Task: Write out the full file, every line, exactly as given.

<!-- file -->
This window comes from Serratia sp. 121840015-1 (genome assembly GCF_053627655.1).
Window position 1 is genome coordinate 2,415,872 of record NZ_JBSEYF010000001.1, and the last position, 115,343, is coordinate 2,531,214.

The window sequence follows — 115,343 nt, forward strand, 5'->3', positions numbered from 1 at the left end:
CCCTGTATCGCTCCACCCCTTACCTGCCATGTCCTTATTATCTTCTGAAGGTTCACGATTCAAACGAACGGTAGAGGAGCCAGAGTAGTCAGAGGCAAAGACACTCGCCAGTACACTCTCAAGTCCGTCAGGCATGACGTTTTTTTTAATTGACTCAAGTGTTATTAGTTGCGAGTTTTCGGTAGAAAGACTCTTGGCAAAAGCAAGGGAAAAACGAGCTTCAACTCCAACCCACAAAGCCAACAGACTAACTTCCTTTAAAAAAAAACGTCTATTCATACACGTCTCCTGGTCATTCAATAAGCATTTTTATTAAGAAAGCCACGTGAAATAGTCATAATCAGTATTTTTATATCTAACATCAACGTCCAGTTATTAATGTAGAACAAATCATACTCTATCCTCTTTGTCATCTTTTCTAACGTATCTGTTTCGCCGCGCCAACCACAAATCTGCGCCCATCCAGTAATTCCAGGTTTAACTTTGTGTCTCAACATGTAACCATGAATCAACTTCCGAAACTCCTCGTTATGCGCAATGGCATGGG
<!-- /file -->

This window comes from Serratia sp. 121840015-1 (genome assembly GCF_053627655.1).
Window position 1 is genome coordinate 2,415,872 of record NZ_JBSEYF010000001.1, and the last position, 115,343, is coordinate 2,531,214.

The window sequence follows — 115,343 nt, forward strand, 5'->3', positions numbered from 1 at the left end:
CCCTGTATCGCTCCACCCCTTACCTGCCATGTCCTTATTATCTTCTGAAGGTTCACGATTCAAACGAACGGTAGAGGAGCCAGAGTAGTCAGAGGCAAAGACACTCGCCAGTACACTCTCAAGTCCGTCAGGCATGACGTTTTTTTTAATTGACTCAAGTGTTATTAGTTGCGAGTTTTCGGTAGAAAGACTCTTGGCAAAAGCAAGGGAAAAACGAGCTTCAACTCCAACCCACAAAGCCAACAGACTAACTTCCTTTAAAAAAAAACGTCTATTCATACACGTCTCCTGGTCATTCAATAAGCATTTTTATTAAGAAAGCCACGTGAAATAGTCATAATCAGTATTTTTATATCTAACATCAACGTCCAGTTATTAATGTAGAACAAATCATACTCTATCCTCTTTGTCATCTTTTCTAACGTATCTGTTTCGCCGCGCCAACCACAAATCTGCGCCCATCCAGTAATTCCAGGTTTAACTTTGTGTCTCAACATGTAACCATGAATCAACTTCCGAAACTCCTCGTTATGCGCAATGGCATGGG